Today, the Los Angeles Police Department (LAPD) civilian police commission voted to approve proposed guidelines for a one‐year unmanned aerial vehicles (UAVs) pilot program. According to the LAPD’s guidelines, UAVs will not be equipped with lethal or nonlethal weapons and will only be deployed in a narrow set of circumstances. The guideline also requires officers to obtain a warrant before using a UAV “when required under the Fourth Amendment or other provision of the law.” This looks all well and good, except that the Fourth Amendment and California law provide little protection when it comes to aerial surveillance.
The Fourth Amendment protects “persons, houses, papers, and effects” from “unreasonable searches and seizures.” Many Americans could be forgiven for thinking that this constitutional provision would act as a shield against warrantless aerial surveillance. Sadly, this is not the case. California law is similarly of little help. California is not one of the states that require law enforcement to obtain a warrant before using a UAV, with Gov. Jerry Brown in 2014 vetoing a bill that would have imposed such a requirement.
To the LAPD’s credit, routine surveillance is not included in its list of approved UAV operations. However, the LAPD has a history of using new surveillance gadgets, and it’s reasonable to be wary of UAVs being regularly used for surveillance as they become an everyday feature of police departments’ toolboxes.
Although the Supreme Court has yet to take up the issue of UAV surveillance, it did address aerial surveillance in a few cases in the 1980s. In Dow Chemical Co v. United States (1986) the Supreme Court ruled that the Environmental Protection Agency did not need an administrative warrant when it hired a commercial photographer using a mapping camera to inspect a 2,000 acre Dow Chemical plant from an aircraft.
The same year that Supreme Court ruled in Dow Chemical Co v. United States it also decided another case, California v. Ciraolo (1986). In that case police acting on an anonymous tip took to an airplane and without a warrant used naked eye surveillance to snoop on Dante Ciraolo’s backyard, which was unobservable from street level thanks to a couple of fences. The police spotted marijuana growing in Ciraolo’s backyard and arrested him. Ciraolo claimed that the police’s aerial inspection of his backyard violated the Fourth Amendment, but the Supreme Court ruled that such warrantless surveillance is constitutional.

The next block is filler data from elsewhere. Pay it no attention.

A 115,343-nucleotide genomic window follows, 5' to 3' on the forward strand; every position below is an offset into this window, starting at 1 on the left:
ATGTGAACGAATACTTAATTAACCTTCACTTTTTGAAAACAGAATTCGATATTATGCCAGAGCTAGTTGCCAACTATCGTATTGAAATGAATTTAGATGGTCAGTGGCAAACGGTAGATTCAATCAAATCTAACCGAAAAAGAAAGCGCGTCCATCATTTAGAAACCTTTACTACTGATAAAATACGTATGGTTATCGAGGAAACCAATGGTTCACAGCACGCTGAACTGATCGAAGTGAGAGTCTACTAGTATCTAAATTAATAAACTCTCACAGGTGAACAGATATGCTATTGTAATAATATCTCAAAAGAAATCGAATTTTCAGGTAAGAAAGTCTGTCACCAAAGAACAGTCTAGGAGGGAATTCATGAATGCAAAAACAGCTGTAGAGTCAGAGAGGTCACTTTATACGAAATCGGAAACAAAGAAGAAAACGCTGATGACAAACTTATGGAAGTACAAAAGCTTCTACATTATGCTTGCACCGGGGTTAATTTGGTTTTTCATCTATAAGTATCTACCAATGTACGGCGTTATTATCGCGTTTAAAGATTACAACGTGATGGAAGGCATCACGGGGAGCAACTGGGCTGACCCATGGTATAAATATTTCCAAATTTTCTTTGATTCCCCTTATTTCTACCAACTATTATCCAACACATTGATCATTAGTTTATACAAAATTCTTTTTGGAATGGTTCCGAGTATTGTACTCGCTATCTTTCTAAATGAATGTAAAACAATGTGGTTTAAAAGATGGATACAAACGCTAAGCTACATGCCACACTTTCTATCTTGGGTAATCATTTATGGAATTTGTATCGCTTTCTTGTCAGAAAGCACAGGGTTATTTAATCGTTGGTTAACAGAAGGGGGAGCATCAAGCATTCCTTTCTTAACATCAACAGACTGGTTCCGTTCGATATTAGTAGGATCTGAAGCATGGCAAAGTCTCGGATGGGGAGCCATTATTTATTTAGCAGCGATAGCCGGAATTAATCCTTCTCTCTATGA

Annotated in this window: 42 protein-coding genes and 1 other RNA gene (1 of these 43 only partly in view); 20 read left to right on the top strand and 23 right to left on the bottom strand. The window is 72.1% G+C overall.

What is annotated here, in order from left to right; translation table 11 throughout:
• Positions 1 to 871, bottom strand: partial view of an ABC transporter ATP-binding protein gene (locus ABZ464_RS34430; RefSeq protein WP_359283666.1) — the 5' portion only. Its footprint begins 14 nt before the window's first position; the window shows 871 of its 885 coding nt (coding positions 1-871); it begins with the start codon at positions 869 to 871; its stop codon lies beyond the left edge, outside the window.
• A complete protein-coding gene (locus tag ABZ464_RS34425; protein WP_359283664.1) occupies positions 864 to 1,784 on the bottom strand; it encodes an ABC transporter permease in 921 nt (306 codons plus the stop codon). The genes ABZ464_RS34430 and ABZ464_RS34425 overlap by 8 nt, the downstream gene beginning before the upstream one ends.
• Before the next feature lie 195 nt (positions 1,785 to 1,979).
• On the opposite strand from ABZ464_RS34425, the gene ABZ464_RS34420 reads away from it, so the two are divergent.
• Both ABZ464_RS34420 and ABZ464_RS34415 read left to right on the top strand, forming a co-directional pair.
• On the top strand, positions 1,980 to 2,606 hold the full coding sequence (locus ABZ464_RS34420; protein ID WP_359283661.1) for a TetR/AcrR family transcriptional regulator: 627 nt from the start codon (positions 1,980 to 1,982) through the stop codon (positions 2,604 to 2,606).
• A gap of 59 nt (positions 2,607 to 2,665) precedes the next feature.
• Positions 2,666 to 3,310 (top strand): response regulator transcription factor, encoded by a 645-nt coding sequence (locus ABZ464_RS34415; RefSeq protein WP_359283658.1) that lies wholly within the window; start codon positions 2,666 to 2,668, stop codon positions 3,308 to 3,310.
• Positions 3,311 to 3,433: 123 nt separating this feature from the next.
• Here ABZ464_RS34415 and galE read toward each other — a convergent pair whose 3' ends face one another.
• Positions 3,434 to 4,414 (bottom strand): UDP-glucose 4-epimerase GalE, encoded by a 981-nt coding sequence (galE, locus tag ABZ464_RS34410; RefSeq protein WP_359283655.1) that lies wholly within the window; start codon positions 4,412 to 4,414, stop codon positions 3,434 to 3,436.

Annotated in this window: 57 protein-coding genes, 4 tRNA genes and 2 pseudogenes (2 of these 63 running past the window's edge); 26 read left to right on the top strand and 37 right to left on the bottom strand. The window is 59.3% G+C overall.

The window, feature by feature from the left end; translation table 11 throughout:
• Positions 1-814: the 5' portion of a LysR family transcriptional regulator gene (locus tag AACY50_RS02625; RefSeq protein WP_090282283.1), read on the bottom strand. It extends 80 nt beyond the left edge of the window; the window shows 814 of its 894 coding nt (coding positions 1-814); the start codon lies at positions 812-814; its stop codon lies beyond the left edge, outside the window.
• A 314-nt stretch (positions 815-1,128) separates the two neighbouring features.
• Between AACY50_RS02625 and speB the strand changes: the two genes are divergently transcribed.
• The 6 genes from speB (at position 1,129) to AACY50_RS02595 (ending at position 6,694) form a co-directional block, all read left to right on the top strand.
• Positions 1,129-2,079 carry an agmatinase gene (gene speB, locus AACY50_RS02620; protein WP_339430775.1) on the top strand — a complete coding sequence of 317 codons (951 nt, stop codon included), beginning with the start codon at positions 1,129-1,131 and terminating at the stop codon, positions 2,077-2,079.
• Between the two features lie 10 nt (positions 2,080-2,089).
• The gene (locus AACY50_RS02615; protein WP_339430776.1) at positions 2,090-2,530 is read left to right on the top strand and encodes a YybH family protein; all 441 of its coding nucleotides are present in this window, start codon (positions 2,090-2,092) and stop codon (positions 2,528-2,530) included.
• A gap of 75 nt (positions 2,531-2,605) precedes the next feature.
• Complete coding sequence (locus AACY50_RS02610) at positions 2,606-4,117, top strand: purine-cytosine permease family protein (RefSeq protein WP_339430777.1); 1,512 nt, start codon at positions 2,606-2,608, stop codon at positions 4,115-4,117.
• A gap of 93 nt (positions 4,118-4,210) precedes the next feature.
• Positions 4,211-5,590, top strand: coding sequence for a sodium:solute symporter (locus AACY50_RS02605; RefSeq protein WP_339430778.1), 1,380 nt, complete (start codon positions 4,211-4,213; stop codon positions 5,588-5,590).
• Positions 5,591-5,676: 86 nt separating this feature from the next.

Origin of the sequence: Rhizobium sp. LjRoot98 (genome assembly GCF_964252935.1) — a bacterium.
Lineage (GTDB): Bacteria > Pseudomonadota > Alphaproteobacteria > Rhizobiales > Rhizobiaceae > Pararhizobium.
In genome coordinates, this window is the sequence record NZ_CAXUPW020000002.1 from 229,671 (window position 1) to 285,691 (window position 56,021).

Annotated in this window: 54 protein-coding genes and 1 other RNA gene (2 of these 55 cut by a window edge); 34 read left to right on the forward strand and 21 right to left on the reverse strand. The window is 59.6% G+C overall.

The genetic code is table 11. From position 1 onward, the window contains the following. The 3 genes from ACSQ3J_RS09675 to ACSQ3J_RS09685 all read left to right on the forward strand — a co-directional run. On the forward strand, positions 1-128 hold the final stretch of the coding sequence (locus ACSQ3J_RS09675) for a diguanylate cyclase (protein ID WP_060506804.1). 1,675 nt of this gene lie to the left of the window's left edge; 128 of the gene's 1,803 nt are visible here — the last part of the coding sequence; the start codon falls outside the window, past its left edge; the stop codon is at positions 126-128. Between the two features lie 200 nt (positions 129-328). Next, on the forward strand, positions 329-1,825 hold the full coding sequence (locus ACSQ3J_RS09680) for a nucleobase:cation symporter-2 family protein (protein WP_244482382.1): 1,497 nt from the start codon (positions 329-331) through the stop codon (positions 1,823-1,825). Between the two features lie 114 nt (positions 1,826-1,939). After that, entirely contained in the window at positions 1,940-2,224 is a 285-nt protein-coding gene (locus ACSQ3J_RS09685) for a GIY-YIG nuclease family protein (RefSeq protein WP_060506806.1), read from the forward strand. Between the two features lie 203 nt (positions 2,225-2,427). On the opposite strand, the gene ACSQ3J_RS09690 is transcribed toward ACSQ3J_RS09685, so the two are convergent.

In 1989, the Supreme Court dealt with another case involving police looking for marijuana from the sky. In Florida v. Riley (1989), the Supreme Court considered whether police had conducted a Fourth Amendment search when they looked into Michael Riley’s greenhouse from a helicopter at 400 feet without a warrant. A plurality on the Court found that Ciraolo controlled and that police had not conducted a Fourth Amendment search.
While those outside of courts and law schools might think that the government agents’ behavior at issue in Dow, Ciraolo, and Riley, could reasonably be described as “searches,” the unfortunate reality is that for fifty years the word “search” has been defined by courts in a very particular way.
Fifty years ago, in Katz. v. United States (1967), the Supreme Court ruled that the warrantless use of an eavesdropping device on the exterior of a public phone booth violated the Fourth Amendment. In his majority opinion, Justice Potter Stewart wrote that the Fourth Amendment “protects people, not places.”
Katz is notable not only because of Stewart’s opinion, but also because of a solo concurrence written by Justice John Harlan II. In his concurrence, Justice Harlan codified the two‐pronged “reasonable expectation of privacy test.” According to the test, police have conducted a Fourth Amendment “search” if they 1) violate someone’s reasonable expectation of privacy and 2) that expectation is one that society is prepared to accept as reasonable.
Thanks to current Fourth Amendment doctrine the LAPD’s declaration that police will seek a warrant for UAVs “when required under the Fourth Amendment” is hardly reassuring.
In his Florida v. Riley dissent Justice William Brennan took the Court’s reasoning to its logical conclusion, using a “miraculous tool” that at the time was a hypothetical but now resembles a tool that will soon be in the hands of the LAPD and other police departments:
Imagine a helicopter capable of hovering just above an enclosed courtyard or patio without generating any noise, wind, or dust at all — and, for good measure, without posing any threat of injury. Suppose the police employed this miraculous tool to discover not only what crops people were growing in their greenhouses, but also what books they were reading and who their dinner guests were. Suppose, finally, that the FAA regulations remained unchanged, so that the police were undeniably “where they had a right to be.” Would today’s plurality continue to assert that “[t]he right of the people to be secure in their persons, houses, papers, and effects, against unreasonable searches and seizures” was not infringed by such surveillance?
The LAPD’s UAV guidance does include some praiseworthy provisions, including the ban on UAVs being equipped with weapons. However, the guidance doesn’t provide the privacy protections needed to prevent warrantless UAV snooping.